A brief note on Allergens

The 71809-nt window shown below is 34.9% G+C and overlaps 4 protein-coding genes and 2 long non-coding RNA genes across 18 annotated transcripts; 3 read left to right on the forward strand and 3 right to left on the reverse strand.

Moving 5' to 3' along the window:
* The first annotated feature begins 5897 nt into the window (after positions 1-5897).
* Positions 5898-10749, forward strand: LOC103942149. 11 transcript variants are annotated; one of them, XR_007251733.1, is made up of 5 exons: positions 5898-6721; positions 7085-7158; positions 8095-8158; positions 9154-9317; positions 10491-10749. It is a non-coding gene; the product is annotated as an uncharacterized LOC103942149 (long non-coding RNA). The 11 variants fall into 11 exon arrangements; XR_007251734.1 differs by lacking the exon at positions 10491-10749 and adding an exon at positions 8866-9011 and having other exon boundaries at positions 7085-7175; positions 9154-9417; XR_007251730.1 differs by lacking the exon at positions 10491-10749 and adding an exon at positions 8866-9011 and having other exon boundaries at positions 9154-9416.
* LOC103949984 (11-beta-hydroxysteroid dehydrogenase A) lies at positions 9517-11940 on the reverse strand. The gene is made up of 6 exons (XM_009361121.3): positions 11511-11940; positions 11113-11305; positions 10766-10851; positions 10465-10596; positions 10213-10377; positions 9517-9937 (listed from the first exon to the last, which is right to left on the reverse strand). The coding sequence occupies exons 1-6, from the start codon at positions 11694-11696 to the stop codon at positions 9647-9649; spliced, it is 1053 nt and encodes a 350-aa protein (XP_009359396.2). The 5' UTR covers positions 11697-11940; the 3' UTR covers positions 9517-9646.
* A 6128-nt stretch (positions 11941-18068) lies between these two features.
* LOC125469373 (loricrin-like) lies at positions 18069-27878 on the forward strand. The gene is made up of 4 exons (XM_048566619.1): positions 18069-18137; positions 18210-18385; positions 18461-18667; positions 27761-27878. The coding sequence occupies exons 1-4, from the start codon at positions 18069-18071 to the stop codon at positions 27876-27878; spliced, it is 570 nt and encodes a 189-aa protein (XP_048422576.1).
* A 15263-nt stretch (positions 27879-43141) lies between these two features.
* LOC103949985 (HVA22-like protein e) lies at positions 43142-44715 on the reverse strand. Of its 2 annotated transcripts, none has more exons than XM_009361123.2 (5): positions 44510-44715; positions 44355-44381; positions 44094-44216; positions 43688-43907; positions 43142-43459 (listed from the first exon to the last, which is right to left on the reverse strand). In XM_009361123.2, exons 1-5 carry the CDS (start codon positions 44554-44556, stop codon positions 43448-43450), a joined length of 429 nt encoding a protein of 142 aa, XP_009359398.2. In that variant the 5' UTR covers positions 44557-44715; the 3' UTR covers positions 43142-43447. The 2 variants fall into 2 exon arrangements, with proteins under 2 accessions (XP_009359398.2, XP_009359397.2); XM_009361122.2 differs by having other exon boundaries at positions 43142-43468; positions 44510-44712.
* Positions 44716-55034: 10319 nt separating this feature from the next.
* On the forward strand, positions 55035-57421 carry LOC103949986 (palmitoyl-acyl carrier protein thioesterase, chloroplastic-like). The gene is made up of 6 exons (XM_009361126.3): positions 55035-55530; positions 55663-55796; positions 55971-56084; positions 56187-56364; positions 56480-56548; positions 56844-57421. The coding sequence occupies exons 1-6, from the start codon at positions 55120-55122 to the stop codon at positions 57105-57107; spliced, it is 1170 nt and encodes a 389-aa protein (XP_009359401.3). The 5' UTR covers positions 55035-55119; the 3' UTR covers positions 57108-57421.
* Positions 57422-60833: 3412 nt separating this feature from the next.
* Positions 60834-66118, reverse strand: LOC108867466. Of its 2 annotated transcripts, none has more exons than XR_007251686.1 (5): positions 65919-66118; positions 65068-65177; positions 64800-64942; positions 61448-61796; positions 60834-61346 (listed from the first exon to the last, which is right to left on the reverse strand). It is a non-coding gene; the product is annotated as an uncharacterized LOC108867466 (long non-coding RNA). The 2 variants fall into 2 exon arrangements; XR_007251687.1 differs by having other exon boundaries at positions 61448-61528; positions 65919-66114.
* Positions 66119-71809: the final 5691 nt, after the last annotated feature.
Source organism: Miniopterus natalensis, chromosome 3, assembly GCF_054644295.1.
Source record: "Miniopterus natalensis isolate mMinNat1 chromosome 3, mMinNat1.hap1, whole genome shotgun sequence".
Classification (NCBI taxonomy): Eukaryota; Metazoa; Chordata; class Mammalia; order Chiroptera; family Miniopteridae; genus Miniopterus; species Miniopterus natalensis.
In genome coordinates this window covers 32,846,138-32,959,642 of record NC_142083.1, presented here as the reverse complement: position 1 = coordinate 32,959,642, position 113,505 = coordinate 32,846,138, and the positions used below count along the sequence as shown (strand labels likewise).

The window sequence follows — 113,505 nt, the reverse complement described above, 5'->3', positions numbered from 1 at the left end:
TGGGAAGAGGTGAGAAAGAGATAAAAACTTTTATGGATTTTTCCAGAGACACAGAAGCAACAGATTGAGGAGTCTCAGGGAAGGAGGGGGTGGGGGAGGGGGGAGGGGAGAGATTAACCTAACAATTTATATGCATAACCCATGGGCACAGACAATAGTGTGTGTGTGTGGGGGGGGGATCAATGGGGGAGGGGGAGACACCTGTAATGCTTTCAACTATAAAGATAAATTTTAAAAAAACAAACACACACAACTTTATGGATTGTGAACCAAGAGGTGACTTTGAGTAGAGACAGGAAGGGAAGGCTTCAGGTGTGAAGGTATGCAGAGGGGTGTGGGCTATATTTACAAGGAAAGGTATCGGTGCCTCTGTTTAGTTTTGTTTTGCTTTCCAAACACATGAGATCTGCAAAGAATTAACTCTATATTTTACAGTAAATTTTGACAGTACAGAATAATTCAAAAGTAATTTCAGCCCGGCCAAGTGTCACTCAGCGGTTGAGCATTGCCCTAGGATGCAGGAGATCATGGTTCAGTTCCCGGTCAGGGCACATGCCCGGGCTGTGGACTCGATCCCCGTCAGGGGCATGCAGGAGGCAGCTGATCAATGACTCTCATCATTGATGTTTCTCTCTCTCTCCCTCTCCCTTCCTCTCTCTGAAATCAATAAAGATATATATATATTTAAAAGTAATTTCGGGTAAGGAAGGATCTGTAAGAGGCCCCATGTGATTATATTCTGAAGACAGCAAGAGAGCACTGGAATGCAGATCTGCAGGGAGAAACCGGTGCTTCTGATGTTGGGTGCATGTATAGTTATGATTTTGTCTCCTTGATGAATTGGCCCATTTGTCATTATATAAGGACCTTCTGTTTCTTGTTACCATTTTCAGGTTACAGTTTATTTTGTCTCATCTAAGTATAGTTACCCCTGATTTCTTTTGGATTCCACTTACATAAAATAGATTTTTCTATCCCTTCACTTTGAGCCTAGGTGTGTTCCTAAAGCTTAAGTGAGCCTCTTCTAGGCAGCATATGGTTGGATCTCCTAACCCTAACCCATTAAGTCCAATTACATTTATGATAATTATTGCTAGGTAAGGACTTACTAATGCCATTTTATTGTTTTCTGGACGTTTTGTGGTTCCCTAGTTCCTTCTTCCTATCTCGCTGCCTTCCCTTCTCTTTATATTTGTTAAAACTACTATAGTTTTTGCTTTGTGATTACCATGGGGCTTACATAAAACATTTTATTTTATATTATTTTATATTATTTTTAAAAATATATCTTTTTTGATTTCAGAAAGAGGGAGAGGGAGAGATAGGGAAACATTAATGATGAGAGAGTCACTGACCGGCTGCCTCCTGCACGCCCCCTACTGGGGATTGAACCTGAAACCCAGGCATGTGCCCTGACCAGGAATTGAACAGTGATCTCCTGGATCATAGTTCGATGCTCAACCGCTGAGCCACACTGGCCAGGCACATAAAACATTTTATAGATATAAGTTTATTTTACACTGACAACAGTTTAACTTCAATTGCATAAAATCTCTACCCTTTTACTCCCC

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An allergen is a type of antigen that produces an abnormally vigorous immune response in which the immune system fights off a perceived threat that would otherwise be harmless to the body. Such reactions are called allergies. In technical terms, an allergen is an antigen that is capable of stimulating a type-I hypersensitivity reaction in atopic individuals through immunoglobulin E (IgE) responses.[1] Most humans mount significant Immunoglobulin E responses only as a defense against parasitic infections. However, some individuals may respond to many common environmental antigens. This hereditary predisposition is called atopy. In atopic individuals, non-parasitic antigens stimulate inappropriate IgE production, leading to type I hypersensitivity. Sensitivities vary widely from one person (or from one animal) to another. A very broad range of substances can be allergens to sensitive individuals. Types of allergens Allergens can be found in a variety of sources, such as dust mite excretion, pollen, pet dander, or even royal jelly. Food allergies are not as common as food sensitivity, but some foods such as peanuts (a legume), nuts, seafood and shellfish are the cause of serious allergies in many people. Officially, the United States Food and Drug Administration do recognize eight foods as being common for allergic reactions in a large segment of the sensitive population. These include peanuts, tree nuts, eggs, milk, shellfish, fish, wheat and their derivatives, and soy and their derivatives, as well as sulfites (chemical-based, often found in flavors and colors in foods) at 10ppm and over. See the FDA website for complete details. Other countries, in view of the differences in the genetic profiles of their citizens and different levels of exposure to specific foods due to different dietary habits, the "official" allergen list will change. Canada recognizes all eight of the allergens recognized by the US, and also recognizes sesame seeds, and mustard. The European Union additionally recognizes other gluten-containing cereals as well as celery and lupin. Another allergen is urushiol, a resin produced by poison ivy and poison oak, which causes the skin rash condition known as urushiol-induced contact dermatitis by changing a skin cell's configuration so that it is no longer recognized by the immune system as part of the body. Various trees and wood products such as paper, cardboard, MDF etc. can also cause mild to severe allergy symptoms through touch or inhalation of sawdust such as asthma and skin rash. An allergic reaction can be caused by any form of direct contact with the allergen—consuming food or drink one is sensitive to (ingestion), breathing in pollen, perfume or pet dander (inhalation), or brushing a body part against an allergy-causing plant (direct contact). Other common causes of serious allergy are wasp, fire ant and bee stings, penicillin, and latex. An extremely serious form of an allergic reaction is called anaphylaxis. One form of treatment is the administration of sterile epinephrine to the person experiencing anaphylaxis, which suppresses the body's overreaction to the allergen, and allows for the patient to be transported to a medical facility. Journal of Dermatology Research and Skin Care welcomes submissions via online submission system www.scholarscentral.org/submission/dermatology-research-skin-care.html or via email to the Editorial Office at dermatolskin@scholarlymed.com Regards Adrena Cindrella Managing editor Journal of Dermatology Research and Skin Care